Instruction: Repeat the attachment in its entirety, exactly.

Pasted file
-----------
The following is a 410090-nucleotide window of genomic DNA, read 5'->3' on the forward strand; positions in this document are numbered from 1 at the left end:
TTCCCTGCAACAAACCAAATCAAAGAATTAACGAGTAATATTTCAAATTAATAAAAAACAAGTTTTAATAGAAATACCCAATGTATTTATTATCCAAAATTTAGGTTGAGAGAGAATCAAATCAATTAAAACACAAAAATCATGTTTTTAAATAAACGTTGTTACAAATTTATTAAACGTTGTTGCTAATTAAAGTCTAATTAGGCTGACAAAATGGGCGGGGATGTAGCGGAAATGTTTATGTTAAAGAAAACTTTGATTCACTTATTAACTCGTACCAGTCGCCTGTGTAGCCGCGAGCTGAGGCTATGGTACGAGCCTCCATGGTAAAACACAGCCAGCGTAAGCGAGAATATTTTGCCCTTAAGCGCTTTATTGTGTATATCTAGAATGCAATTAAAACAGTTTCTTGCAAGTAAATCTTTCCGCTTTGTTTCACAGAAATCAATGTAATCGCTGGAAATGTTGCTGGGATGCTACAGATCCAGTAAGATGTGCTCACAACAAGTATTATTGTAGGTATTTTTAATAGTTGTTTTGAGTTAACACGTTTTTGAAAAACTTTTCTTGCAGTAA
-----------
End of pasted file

The following is a 410090-nucleotide window of genomic DNA, read 5'->3' on the forward strand; positions in this document are numbered from 1 at the left end:
TTCCCTGCAACAAACCAAATCAAAGAATTAACGAGTAATATTTCAAATTAATAAAAAACAAGTTTTAATAGAAATACCCAATGTATTTATTATCCAAAATTTAGGTTGAGAGAGAATCAAATCAATTAAAACACAAAAATCATGTTTTTAAATAAACGTTGTTACAAATTTATTAAACGTTGTTGCTAATTAAAGTCTAATTAGGCTGACAAAATGGGCGGGGATGTAGCGGAAATGTTTATGTTAAAGAAAACTTTGATTCACTTATTAACTCGTACCAGTCGCCTGTGTAGCCGCGAGCTGAGGCTATGGTACGAGCCTCCATGGTAAAACACAGCCAGCGTAAGCGAGAATATTTTGCCCTTAAGCGCTTTATTGTGTATATCTAGAATGCAATTAAAACAGTTTCTTGCAAGTAAATCTTTCCGCTTTGTTTCACAGAAATCAATGTAATCGCTGGAAATGTTGCTGGGATGCTACAGATCCAGTAAGATGTGCTCACAACAAGTATTATTGTAGGTATTTTTAATAGTTGTTTTGAGTTAACACGTTTTTGAAAAACTTTTCTTGCAGTAA